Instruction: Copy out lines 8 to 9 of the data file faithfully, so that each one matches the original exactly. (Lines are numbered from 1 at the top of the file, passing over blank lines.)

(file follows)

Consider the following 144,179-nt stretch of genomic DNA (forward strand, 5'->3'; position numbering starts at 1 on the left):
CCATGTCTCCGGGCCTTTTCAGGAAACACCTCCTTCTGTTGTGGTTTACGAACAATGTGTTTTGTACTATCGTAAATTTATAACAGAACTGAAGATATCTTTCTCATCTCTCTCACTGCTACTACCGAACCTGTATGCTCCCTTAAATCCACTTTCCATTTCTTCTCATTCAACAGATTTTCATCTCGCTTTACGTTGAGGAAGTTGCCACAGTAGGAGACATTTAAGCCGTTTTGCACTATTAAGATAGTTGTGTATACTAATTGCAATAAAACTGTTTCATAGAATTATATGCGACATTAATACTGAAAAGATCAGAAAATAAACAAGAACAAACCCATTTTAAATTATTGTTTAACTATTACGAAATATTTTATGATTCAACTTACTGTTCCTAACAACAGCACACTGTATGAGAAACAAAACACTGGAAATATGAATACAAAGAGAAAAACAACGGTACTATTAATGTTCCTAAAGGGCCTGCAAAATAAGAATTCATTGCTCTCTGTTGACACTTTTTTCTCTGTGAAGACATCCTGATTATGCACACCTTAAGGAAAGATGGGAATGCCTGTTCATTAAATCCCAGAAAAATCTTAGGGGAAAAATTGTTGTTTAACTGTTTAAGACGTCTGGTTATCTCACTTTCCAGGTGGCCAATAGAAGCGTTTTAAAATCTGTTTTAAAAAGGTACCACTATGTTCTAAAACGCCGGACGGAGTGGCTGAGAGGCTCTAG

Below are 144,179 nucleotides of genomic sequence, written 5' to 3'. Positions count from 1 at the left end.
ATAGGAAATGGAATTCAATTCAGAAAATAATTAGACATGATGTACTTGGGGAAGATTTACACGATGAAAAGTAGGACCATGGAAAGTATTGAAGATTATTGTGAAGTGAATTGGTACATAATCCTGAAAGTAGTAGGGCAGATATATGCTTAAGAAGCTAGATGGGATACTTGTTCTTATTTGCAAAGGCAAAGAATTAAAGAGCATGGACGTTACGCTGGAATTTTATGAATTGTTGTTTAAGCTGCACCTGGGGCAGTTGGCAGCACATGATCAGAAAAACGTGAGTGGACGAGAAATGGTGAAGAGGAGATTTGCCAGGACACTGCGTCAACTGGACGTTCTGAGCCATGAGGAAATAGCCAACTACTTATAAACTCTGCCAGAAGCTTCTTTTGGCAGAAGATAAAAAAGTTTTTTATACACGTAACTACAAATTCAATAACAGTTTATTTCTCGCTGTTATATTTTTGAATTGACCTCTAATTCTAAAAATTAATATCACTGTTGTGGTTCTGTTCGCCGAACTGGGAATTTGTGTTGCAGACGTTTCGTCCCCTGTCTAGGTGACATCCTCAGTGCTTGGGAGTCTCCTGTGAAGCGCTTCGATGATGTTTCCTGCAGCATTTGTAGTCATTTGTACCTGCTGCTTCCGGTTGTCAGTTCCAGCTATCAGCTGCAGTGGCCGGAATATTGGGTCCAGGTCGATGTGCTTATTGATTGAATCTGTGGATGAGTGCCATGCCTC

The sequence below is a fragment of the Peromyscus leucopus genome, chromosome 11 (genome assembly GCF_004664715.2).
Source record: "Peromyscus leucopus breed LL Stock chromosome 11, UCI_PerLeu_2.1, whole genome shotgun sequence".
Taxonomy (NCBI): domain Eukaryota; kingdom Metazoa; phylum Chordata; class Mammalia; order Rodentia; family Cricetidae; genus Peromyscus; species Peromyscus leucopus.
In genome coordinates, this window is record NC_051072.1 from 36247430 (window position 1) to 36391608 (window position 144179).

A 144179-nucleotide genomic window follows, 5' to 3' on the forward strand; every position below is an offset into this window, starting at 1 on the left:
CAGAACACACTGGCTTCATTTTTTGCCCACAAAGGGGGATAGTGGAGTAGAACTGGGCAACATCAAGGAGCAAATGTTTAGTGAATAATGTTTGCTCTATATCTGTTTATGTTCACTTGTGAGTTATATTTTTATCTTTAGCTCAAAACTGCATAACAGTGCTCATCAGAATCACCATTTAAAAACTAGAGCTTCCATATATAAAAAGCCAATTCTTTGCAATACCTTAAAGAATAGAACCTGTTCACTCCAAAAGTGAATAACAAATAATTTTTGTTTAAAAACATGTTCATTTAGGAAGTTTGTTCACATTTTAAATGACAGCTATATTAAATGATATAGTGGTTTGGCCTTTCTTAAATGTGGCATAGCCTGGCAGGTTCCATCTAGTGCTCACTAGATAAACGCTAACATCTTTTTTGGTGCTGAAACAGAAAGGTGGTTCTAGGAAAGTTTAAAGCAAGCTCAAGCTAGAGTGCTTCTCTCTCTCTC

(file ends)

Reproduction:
In genome coordinates, this window is record NC_051072.1 from 36247430 (window position 1) to 36391608 (window position 144179).

A 144179-nucleotide genomic window follows, 5' to 3' on the forward strand; every position below is an offset into this window, starting at 1 on the left: